I do know that you’re not in the business that you think you’re in. Remember from a previous episode, you win the heart first and then the head will follow. For example, if you’re about to launch something, chances are you’re selling the emotion of hope. If you’re in the coaching or consulting business, you’re selling the emotion of confidence. Hope is not knowing how to get from point A to point B, it’s simply acknowledging that point B exists.
What Are You Really Selling?
Confidence is knowing how to get from point A to point B and that’s where coaching comes in. In sales, you’re mostly selling hope. When you’re fulfilling that sale, you’re selling confidence. What about a carwash? My good friend, Keith Cunningham who’s out of Austin, had many profitable car washes. He is not in the business of getting rid of bugs and dirt from windows and on the hoods of cars. He’s in the self-esteem business. A clean car means self-esteem. That’s the emotion car washes sell.
What about certification? If you have a Bachelor’s degree, a Master’s degree or a PhD, you’re getting certified. Whether you’re a dentist, a doctor, or you have some kind of certification with coaching consulting, the emotion is status. That’s a strong emotion to sell and it has a lot of pulling power. A life insurance or a home, you’re selling the emotion of security.
[bctt tweet=”Revenue and profit are not the same things. When your business grows, you’ll know that.” username=”AlexMandossian”]
If I were selling a dog, I would be selling loyalty. That’s what a dog is. If I’m selling independence, I would be selling a cat. Cat people and dog people are two different people. We have a Guerrilla Business online mentoring program and what we’re selling is freedom. It’s not just financial freedom, which is money freedom, but time freedom. We do well by selling the emotion first and then fulfilling it by showing them how to do it.
Principle Of Precession
One thing about McDonald’s that I want you to be aware of, and I learned this from my root mentor, my root Lama as the Tibetans would call it, Buckminster Fuller. He told a story about the honeybee. There is a principle of precession. It’s a term often used in physics and gravitational bodies. It’s complicated when you look at planetary objects and other terms in physics and other objects. The honeybee is the best example I can think of. The honeybee has a purpose to get honey. How does the honeybee do that?
They go directly toward a flower, extract nectar and bring it back to the hive. The queen bee is waiting for all those worker bees. That’s the purpose of the honeybee. What’s the honeybee’s true purpose? The true purpose isn’t the direct approach to the flower. It’s about a ninety-degree byproduct of what happens. When the honeybee goes to extract that nectar, the pollen from the flower, as a result of the honeybee pulling it out, is dumped to the ground.
All of a sudden, the wind blows and other flowers are showing up all over the place. How do flowers multiply? How do flowers have sex? They don’t know. What do honeybees do to make flowers grow? They don’t know either. The true purpose of a honeybee is to make more flowers and build this ecosystem. If the honeybee were extinct, you and I as human beings would also be extinct. Look it up on Google, I’m not stretching the truth.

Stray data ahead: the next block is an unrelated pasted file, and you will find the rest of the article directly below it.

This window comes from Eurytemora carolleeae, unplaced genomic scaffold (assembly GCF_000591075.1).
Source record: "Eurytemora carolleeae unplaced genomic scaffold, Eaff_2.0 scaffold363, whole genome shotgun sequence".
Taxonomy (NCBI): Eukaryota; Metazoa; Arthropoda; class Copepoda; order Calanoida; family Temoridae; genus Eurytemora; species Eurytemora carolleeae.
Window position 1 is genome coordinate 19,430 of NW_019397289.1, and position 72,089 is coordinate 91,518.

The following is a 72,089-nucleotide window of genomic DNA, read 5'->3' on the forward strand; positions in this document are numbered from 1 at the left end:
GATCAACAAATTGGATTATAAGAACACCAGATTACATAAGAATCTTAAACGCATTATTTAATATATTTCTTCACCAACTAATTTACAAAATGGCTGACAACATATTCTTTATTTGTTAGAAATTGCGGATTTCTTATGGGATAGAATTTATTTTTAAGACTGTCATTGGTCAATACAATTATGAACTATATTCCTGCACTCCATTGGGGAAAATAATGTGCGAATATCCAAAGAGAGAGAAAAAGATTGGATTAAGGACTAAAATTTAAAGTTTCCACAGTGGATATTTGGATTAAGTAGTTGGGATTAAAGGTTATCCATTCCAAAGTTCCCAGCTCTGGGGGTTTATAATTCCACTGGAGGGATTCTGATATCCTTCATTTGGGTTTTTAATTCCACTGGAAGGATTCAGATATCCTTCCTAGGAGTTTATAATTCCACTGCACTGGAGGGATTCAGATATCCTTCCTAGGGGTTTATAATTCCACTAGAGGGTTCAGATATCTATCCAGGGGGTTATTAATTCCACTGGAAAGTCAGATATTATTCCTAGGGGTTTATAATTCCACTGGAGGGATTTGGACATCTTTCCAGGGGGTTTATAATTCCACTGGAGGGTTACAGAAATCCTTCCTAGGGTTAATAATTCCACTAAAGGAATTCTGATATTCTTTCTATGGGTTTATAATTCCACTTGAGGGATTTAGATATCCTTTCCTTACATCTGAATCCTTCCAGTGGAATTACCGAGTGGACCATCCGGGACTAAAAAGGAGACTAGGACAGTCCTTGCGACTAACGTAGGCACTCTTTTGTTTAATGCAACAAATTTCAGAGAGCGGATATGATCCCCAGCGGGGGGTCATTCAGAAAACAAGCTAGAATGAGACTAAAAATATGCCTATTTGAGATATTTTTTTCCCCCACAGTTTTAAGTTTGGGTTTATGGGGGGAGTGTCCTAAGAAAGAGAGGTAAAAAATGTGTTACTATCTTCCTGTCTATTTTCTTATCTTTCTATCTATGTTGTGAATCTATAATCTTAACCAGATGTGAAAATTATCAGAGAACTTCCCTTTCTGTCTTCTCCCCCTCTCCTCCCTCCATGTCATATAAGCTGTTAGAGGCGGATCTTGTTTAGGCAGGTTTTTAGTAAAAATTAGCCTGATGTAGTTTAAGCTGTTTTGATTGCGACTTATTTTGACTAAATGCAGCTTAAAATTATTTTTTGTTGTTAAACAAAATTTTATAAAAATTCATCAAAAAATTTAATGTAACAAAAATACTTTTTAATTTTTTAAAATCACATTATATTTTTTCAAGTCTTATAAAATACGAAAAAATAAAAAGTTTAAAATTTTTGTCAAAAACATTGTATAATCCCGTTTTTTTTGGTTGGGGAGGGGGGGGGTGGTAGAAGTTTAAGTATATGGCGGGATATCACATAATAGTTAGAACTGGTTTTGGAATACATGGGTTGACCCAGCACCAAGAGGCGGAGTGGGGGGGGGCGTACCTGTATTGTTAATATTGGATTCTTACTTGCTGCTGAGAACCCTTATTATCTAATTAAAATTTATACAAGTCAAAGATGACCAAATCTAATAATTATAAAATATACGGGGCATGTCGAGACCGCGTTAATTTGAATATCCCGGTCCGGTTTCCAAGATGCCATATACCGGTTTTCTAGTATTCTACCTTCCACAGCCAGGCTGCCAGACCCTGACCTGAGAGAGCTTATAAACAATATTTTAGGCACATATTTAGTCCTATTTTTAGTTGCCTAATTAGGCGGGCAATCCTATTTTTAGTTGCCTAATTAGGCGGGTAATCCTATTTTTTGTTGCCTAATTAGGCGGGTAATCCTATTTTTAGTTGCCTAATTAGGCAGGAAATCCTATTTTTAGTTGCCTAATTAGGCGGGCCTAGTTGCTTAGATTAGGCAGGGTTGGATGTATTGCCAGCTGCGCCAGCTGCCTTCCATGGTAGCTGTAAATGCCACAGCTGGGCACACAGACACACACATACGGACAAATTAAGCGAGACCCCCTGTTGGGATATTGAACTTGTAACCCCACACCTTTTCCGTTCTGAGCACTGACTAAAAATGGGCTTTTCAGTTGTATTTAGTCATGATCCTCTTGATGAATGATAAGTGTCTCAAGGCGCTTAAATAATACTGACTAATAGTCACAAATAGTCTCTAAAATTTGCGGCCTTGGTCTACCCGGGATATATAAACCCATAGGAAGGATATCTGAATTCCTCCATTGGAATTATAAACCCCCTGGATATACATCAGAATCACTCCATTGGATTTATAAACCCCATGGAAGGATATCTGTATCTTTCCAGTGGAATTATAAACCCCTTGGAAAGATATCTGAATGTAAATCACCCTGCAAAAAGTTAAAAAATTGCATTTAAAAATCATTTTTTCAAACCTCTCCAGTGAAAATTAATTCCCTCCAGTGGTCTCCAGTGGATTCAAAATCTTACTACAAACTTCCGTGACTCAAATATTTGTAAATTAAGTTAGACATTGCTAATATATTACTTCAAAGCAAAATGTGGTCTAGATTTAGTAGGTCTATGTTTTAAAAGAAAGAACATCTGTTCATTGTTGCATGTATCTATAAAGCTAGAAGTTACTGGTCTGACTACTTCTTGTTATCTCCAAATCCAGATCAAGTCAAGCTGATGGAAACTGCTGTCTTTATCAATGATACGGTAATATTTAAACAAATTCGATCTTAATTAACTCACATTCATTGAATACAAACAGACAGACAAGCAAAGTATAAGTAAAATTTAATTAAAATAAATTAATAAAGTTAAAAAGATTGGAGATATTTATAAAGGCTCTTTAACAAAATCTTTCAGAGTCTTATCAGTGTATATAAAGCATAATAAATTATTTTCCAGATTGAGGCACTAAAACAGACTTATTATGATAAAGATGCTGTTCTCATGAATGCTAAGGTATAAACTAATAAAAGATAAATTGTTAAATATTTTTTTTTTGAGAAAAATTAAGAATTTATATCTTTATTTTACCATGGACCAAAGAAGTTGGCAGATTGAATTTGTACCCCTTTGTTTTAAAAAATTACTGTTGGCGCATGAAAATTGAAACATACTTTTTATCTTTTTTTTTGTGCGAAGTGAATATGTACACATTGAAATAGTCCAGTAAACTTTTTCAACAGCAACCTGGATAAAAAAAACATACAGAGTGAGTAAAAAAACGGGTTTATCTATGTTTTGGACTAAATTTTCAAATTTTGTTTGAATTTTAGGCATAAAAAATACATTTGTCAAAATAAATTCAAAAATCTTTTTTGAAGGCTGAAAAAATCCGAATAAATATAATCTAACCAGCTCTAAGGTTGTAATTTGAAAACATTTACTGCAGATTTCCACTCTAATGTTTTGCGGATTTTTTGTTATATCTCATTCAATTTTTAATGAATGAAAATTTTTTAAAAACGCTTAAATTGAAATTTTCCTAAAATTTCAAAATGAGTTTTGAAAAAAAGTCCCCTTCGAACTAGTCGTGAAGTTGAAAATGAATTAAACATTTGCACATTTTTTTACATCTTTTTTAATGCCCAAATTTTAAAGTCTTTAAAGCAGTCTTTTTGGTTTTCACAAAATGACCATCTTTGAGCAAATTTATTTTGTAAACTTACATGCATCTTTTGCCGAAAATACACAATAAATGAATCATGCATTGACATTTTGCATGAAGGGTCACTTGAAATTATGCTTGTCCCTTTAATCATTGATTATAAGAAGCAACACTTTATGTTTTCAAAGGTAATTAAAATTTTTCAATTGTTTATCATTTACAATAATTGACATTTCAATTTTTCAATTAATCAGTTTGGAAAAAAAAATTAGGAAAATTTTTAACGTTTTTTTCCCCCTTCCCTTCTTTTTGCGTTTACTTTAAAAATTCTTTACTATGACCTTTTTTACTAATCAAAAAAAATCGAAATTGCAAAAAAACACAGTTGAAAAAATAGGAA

I believe you find your purpose. The purpose is the business you’re in, but your true purpose finds you. That’s the business you think that you’re in once you find out what that is. It has a lot to do with the emotion you’re selling. Many people get frustrated because they ask, “What’s my true purpose?” My response is, “It doesn’t matter. Find your purpose. Your true purpose will find you.” You’ve got to do something.
You have to execute. If CEOs don’t execute in Fortune 500 or Fortune 1000 companies, they get fired. You have to have an execution attitude. If you have a revenue mental attitude of generating income so that you can profit, precession will work its way in. There’s one more thing I want to mention because it’s important. It’s a mistake I’ve made over the years.
A friend of mine, Ryan Deiss, who was the CEO of Digital Marketer said something one time at an intensive, a $30,000 Mastermind I belong to called the War Room. He said, “It’s easier to change a market segment than it is to change your business model.” In other words, don’t change the business model you’re in if it’s not working. Change the market segment, meaning the niche that you’re selling to. I know that I and my team are good at high-end funnels.
If the segment I’m going after, such as entrepreneurs in the third world don’t have the means or the capability of paying the premium in fees and tuitions that we’re asking for, why not change that high-end funnel? Turn that business model into selling to another segment such as a franchisor who wants to become an author for the first time. Sell them the concept of a legacy of a self-published book so their franchisees can co-author with them.